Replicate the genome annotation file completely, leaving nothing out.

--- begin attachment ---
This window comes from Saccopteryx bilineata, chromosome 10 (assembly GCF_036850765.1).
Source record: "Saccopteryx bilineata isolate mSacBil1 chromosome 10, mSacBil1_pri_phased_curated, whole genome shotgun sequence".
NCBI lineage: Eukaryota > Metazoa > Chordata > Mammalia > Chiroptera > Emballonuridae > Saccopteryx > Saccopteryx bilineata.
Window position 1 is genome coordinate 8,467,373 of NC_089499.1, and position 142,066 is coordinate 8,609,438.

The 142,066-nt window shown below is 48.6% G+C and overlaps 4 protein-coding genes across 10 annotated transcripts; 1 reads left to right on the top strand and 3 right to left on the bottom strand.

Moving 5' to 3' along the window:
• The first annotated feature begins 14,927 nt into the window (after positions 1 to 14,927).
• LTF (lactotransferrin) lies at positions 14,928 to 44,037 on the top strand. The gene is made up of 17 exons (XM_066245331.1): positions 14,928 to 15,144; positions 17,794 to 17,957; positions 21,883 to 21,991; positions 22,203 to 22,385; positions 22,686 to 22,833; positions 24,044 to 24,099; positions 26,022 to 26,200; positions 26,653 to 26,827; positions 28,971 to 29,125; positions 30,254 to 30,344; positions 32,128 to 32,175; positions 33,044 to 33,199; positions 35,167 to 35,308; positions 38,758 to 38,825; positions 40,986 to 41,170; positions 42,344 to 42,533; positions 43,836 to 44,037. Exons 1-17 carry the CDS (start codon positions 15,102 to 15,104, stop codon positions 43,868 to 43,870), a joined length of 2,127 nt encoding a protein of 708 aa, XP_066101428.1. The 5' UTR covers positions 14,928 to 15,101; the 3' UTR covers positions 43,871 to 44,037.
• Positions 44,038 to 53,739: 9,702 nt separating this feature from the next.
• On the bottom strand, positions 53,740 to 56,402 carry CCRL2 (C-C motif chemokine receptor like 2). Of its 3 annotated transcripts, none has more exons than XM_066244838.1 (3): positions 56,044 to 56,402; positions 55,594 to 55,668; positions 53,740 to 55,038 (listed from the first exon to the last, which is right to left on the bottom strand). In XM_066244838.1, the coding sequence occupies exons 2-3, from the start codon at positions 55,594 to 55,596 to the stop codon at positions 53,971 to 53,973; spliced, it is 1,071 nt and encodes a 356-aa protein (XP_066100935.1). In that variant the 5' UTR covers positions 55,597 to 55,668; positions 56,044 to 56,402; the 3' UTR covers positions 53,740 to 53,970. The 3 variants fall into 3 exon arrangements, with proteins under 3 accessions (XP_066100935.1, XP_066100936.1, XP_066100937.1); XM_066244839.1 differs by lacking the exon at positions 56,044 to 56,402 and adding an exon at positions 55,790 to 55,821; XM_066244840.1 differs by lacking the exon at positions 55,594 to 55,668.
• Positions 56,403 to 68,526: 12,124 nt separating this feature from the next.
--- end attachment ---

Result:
This window comes from Saccopteryx bilineata, chromosome 10 (assembly GCF_036850765.1).
Source record: "Saccopteryx bilineata isolate mSacBil1 chromosome 10, mSacBil1_pri_phased_curated, whole genome shotgun sequence".
NCBI lineage: Eukaryota > Metazoa > Chordata > Mammalia > Chiroptera > Emballonuridae > Saccopteryx > Saccopteryx bilineata.
Window position 1 is genome coordinate 8,467,373 of NC_089499.1, and position 142,066 is coordinate 8,609,438.

The 142,066-nt window shown below is 48.6% G+C and overlaps 4 protein-coding genes across 10 annotated transcripts; 1 reads left to right on the top strand and 3 right to left on the bottom strand.

Moving 5' to 3' along the window:
• The first annotated feature begins 14,927 nt into the window (after positions 1 to 14,927).
• LTF (lactotransferrin) lies at positions 14,928 to 44,037 on the top strand. The gene is made up of 17 exons (XM_066245331.1): positions 14,928 to 15,144; positions 17,794 to 17,957; positions 21,883 to 21,991; positions 22,203 to 22,385; positions 22,686 to 22,833; positions 24,044 to 24,099; positions 26,022 to 26,200; positions 26,653 to 26,827; positions 28,971 to 29,125; positions 30,254 to 30,344; positions 32,128 to 32,175; positions 33,044 to 33,199; positions 35,167 to 35,308; positions 38,758 to 38,825; positions 40,986 to 41,170; positions 42,344 to 42,533; positions 43,836 to 44,037. Exons 1-17 carry the CDS (start codon positions 15,102 to 15,104, stop codon positions 43,868 to 43,870), a joined length of 2,127 nt encoding a protein of 708 aa, XP_066101428.1. The 5' UTR covers positions 14,928 to 15,101; the 3' UTR covers positions 43,871 to 44,037.
• Positions 44,038 to 53,739: 9,702 nt separating this feature from the next.
• On the bottom strand, positions 53,740 to 56,402 carry CCRL2 (C-C motif chemokine receptor like 2). Of its 3 annotated transcripts, none has more exons than XM_066244838.1 (3): positions 56,044 to 56,402; positions 55,594 to 55,668; positions 53,740 to 55,038 (listed from the first exon to the last, which is right to left on the bottom strand). In XM_066244838.1, the coding sequence occupies exons 2-3, from the start codon at positions 55,594 to 55,596 to the stop codon at positions 53,971 to 53,973; spliced, it is 1,071 nt and encodes a 356-aa protein (XP_066100935.1). In that variant the 5' UTR covers positions 55,597 to 55,668; positions 56,044 to 56,402; the 3' UTR covers positions 53,740 to 53,970. The 3 variants fall into 3 exon arrangements, with proteins under 3 accessions (XP_066100935.1, XP_066100936.1, XP_066100937.1); XM_066244839.1 differs by lacking the exon at positions 56,044 to 56,402 and adding an exon at positions 55,790 to 55,821; XM_066244840.1 differs by lacking the exon at positions 55,594 to 55,668.
• Positions 56,403 to 68,526: 12,124 nt separating this feature from the next.